"They had great men's football, and their players learned a lot from watching that and seeing it on a regular basis," said Brandi Chastain, who scored for and against the USA in that game. "They're not Brazilians. They're very organized, they move as a unit very well. A little mechanical at times, but effective."
The German tipping point came four years later. With the tournament once again taking place in the U.S., Germany beat the hosts in the semifinals, getting an early goal and withstanding a relentless but unimaginative American attack before punctuating the win with two late counterattacking goals.
The final pulled a TV audience of 12 million in Germany. With an extra-time win over Sweden, Germany at last had its women's world title.
And Germany made sure the momentum wasn't lost.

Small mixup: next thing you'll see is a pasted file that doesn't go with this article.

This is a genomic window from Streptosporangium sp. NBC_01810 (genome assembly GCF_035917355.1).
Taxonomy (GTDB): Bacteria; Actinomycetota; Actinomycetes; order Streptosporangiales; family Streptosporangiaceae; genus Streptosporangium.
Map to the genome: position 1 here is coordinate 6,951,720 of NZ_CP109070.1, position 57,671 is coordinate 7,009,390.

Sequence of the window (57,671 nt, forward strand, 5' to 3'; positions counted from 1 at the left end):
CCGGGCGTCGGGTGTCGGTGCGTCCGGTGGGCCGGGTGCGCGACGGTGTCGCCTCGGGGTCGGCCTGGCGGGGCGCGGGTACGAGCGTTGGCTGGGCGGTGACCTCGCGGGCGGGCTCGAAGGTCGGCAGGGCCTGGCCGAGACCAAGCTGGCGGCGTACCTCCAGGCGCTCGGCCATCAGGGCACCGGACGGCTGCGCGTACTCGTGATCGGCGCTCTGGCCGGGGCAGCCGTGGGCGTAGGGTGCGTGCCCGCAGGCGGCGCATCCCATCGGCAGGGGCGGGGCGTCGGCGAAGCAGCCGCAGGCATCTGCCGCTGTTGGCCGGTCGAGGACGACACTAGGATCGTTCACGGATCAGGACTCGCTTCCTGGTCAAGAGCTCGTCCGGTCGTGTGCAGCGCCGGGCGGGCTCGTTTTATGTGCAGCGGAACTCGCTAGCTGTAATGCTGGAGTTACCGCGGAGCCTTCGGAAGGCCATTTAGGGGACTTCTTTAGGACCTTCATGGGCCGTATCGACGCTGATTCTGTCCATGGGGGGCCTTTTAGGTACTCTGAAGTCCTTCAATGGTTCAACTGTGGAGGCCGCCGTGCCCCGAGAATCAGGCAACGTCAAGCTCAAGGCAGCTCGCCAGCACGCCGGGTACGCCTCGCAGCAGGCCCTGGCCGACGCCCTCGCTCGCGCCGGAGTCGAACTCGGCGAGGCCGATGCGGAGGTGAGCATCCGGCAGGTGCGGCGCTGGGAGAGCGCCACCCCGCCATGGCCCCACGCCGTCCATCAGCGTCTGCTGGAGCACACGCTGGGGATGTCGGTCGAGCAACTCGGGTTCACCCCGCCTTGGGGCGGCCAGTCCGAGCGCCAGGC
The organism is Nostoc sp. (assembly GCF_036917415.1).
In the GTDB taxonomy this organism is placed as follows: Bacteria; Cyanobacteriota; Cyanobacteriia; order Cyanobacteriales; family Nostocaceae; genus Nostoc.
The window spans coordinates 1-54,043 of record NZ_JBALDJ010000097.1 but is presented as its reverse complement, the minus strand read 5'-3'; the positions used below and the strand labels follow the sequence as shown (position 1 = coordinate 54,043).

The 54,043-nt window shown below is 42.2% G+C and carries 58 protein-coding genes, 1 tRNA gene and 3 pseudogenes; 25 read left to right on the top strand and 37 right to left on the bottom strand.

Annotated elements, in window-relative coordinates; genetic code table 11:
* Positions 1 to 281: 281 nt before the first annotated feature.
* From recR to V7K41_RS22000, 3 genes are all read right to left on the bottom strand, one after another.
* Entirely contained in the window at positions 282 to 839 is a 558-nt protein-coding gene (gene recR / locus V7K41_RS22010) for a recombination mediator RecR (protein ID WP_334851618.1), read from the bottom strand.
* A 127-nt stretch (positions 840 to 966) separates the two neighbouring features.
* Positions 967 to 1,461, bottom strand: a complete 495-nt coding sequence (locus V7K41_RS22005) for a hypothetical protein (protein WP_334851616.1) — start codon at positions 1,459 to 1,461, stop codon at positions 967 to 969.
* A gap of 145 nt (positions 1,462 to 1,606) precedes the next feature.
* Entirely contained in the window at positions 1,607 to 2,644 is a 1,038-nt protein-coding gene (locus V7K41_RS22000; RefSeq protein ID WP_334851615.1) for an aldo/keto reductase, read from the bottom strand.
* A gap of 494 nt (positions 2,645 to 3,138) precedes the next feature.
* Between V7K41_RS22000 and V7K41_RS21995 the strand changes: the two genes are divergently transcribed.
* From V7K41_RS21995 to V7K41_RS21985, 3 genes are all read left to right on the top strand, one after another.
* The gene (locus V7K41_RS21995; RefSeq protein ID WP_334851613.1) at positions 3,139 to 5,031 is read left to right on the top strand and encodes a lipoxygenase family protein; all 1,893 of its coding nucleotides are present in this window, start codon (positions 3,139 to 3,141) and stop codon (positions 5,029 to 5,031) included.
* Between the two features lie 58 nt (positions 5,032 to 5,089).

"Of course, success is important, though success without a concept it behind doesn't bring much," said Steffi Jones, a former defender and now president of the 2011 World Cup organizing committee. "The German Football Association is fully committed towards women's football, and our FA president, Dr. Theo Zwanziger, is a fervent promoter of the game, which has enabled us to increase the popularity of women's football in Germany."
That includes the grass-roots efforts that have put soccer into schools and expanded the number of women's teams to more than 6,000. Germany now counts more than a million registered women's soccer players.
At the top of the pyramid, players compete in a well-established league, the Frauen-Bundesliga. Competition is fierce for the title and for spots in the Champions League. In this year's competition, Turbine Potsdam and Duisburg squared off in an all-German semifinal.
Though the Frauen-Bundesliga includes a handful of foreign players such as U.S. defender Ali Krieger and Japanese forward Yuki Nagasato, whose goal put Potsdam in the Champions League final, it also kicks up the competition for places on the national team.